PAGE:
Gerry Connolly comments on DC statehood

gerry connollyCongressman Gerry Connolly released the following statement in advance of today’s House Oversight hearing on “H.R. 51: Making D.C. the 51st State.”

Mr. Chairman, thank you for holding today’s hearing on H.R. 51, the Washington, D.C. Admission Act. As a longtime supporter of D.C. statehood, I commend Congresswoman Eleanor Holmes Norton for introducing this bill and for her tireless efforts to fight for the rights of District residents.

Today’s hearing examines whether we are truly a democratic republic. Do we as a nation, want to continue to disenfranchise the nearly 702,455 Americans who currently reside in Washington, D.C.?[1] Are we okay with denying our neighbors the same rights as other U.S. citizens because they live on land suitable to a dinner table compromise between Thomas Jefferson and Alexander Hamilton regarding the location of our nation’s capital? Our Founding Fathers denied many Americans the right to vote, but through centuries of work we have reversed their narrow view of the franchise – except here in the nation’s capital.

H.R. 51, the Washington, D.C. Admissions Act would admit the Washington, Douglass Commonwealth as the 51st state in the nation, and provides its residents with representation in the United States Senate and House of Representatives. Under H.R. 51, two square miles that include the Capitol Building, White House, National Mall, principal federal monuments, and federal buildings adjacent to the National Mall would remain the District of Columbia. The other 66 square mile area currently in the District’s boundary line would be admitted as the Union’s 51st state.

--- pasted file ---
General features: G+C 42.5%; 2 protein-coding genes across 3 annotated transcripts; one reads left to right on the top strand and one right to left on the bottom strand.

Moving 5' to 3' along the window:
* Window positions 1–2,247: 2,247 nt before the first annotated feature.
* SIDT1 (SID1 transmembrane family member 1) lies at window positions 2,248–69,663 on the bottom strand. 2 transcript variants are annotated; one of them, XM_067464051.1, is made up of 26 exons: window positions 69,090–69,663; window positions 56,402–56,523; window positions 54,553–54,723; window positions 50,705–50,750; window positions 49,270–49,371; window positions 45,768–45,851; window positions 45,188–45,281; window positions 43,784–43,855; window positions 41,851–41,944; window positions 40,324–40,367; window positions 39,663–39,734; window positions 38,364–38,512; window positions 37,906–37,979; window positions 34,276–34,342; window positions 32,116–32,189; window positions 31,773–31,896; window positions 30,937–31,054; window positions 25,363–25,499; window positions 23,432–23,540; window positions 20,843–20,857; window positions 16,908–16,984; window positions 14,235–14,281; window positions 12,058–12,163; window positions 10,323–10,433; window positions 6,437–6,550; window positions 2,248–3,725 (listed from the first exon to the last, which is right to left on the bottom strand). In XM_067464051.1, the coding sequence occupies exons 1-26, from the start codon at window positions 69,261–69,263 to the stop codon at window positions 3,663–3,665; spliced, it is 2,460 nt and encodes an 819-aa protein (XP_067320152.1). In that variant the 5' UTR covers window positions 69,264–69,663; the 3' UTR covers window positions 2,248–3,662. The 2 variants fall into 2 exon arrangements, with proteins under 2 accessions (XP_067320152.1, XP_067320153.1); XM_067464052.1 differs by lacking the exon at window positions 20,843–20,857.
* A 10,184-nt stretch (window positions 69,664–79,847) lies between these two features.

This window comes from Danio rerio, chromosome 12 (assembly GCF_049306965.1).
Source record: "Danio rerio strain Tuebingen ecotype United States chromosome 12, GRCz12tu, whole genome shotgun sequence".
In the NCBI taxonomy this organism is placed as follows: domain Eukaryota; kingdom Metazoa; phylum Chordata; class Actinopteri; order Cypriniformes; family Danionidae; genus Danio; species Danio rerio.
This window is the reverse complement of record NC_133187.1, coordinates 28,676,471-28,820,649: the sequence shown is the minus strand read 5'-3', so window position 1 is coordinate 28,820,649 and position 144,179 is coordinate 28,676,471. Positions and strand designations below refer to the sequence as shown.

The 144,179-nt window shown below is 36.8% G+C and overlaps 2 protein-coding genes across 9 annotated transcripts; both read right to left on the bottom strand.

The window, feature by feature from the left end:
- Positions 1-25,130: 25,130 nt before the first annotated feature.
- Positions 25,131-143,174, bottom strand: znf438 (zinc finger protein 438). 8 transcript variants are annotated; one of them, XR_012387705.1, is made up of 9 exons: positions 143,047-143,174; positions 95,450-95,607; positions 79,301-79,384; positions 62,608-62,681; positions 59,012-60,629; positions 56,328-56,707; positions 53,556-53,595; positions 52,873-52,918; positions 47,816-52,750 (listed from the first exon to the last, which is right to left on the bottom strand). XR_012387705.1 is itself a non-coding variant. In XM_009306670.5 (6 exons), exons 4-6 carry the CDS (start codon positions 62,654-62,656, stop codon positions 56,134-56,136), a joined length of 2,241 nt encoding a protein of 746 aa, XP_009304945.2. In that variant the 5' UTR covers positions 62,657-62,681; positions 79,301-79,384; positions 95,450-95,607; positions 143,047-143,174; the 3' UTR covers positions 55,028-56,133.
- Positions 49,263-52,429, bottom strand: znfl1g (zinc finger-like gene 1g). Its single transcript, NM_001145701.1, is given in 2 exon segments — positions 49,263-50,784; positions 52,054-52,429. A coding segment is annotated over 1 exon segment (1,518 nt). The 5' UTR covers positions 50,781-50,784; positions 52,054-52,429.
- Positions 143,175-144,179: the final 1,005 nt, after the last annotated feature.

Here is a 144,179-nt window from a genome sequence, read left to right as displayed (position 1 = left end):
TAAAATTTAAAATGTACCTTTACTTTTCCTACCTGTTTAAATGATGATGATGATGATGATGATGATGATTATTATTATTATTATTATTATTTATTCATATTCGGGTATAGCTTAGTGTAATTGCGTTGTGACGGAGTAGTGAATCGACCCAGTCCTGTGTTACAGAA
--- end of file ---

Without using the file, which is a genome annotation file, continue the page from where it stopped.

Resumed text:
Since its inception on the Mason-Dixon line, Washington, D.C. has lacked the authority to govern its own people and to deliberate and implement decisions on the behalf of its people. Upon enactment of this bill, present-day District executive, legislative, and judicial officials would be deemed officials of the state. The Mayor, members of the Council, and the Chair of the Council would be deemed the Governor, members of the Legislative Assembly, and Speaker of the Legislative Assembly, respectively.

In the past, Congress has considered three factors when determining admission to the United States:

Q: Do the residents have a commitment to self-government?;

A: Yes. On October 28. 2016, the D.C. Council adopted a state constitution and boundaries. On November 8, 2016, D.C. residents approved an advisory referendum requesting that the Council petition Congress for statehood. Under the terms of the referendum, residents agreed to statehood, a constitution, boundaries, and a representative democracy.

Q: Do the residents support statehood?

A: The residents of the District demonstrated their support for statehood when they overwhelmingly approved the November 2016 referendum with more than 83 percent in favor.

Q: Does the proposed state have sufficient resources and population to support itself and its share of the costs to be part of the federal government?

A: The District currently has 702, 455 residents. Two states have smaller populations: Vermont (626,299) and Wyoming (577,737) and six states have populations below one million. The Internal Revenue Service collects more in gross revenue from the District than it collects from 22 states and more per capita from the District than any state. Additionally, the District has a higher per capita personal income and GDP than any state.